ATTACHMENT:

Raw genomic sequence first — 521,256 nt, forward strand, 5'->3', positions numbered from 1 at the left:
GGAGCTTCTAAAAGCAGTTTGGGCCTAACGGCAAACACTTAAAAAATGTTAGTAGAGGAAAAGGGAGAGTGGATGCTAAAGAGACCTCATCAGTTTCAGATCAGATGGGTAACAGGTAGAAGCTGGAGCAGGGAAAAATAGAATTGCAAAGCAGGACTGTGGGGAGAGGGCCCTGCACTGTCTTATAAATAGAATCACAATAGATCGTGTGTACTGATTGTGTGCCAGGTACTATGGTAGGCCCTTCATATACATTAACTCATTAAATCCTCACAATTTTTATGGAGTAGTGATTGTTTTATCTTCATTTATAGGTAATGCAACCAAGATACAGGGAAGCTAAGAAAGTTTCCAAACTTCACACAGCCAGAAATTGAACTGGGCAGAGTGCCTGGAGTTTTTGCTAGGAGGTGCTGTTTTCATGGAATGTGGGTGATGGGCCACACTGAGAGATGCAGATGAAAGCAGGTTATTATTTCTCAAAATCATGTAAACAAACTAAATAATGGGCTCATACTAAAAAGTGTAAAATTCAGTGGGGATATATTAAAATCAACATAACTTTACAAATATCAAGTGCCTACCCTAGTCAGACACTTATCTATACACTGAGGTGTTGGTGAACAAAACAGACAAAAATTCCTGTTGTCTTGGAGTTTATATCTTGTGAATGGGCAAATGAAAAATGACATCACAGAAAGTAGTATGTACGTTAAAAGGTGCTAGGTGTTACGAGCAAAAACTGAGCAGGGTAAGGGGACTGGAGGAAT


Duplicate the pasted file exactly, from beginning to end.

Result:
Raw genomic sequence first — 521,256 nt, forward strand, 5'->3', positions numbered from 1 at the left:
GGAGCTTCTAAAAGCAGTTTGGGCCTAACGGCAAACACTTAAAAAATGTTAGTAGAGGAAAAGGGAGAGTGGATGCTAAAGAGACCTCATCAGTTTCAGATCAGATGGGTAACAGGTAGAAGCTGGAGCAGGGAAAAATAGAATTGCAAAGCAGGACTGTGGGGAGAGGGCCCTGCACTGTCTTATAAATAGAATCACAATAGATCGTGTGTACTGATTGTGTGCCAGGTACTATGGTAGGCCCTTCATATACATTAACTCATTAAATCCTCACAATTTTTATGGAGTAGTGATTGTTTTATCTTCATTTATAGGTAATGCAACCAAGATACAGGGAAGCTAAGAAAGTTTCCAAACTTCACACAGCCAGAAATTGAACTGGGCAGAGTGCCTGGAGTTTTTGCTAGGAGGTGCTGTTTTCATGGAATGTGGGTGATGGGCCACACTGAGAGATGCAGATGAAAGCAGGTTATTATTTCTCAAAATCATGTAAACAAACTAAATAATGGGCTCATACTAAAAAGTGTAAAATTCAGTGGGGATATATTAAAATCAACATAACTTTACAAATATCAAGTGCCTACCCTAGTCAGACACTTATCTATACACTGAGGTGTTGGTGAACAAAACAGACAAAAATTCCTGTTGTCTTGGAGTTTATATCTTGTGAATGGGCAAATGAAAAATGACATCACAGAAAGTAGTATGTACGTTAAAAGGTGCTAGGTGTTACGAGCAAAAACTGAGCAGGGTAAGGGGACTGGAGGAAT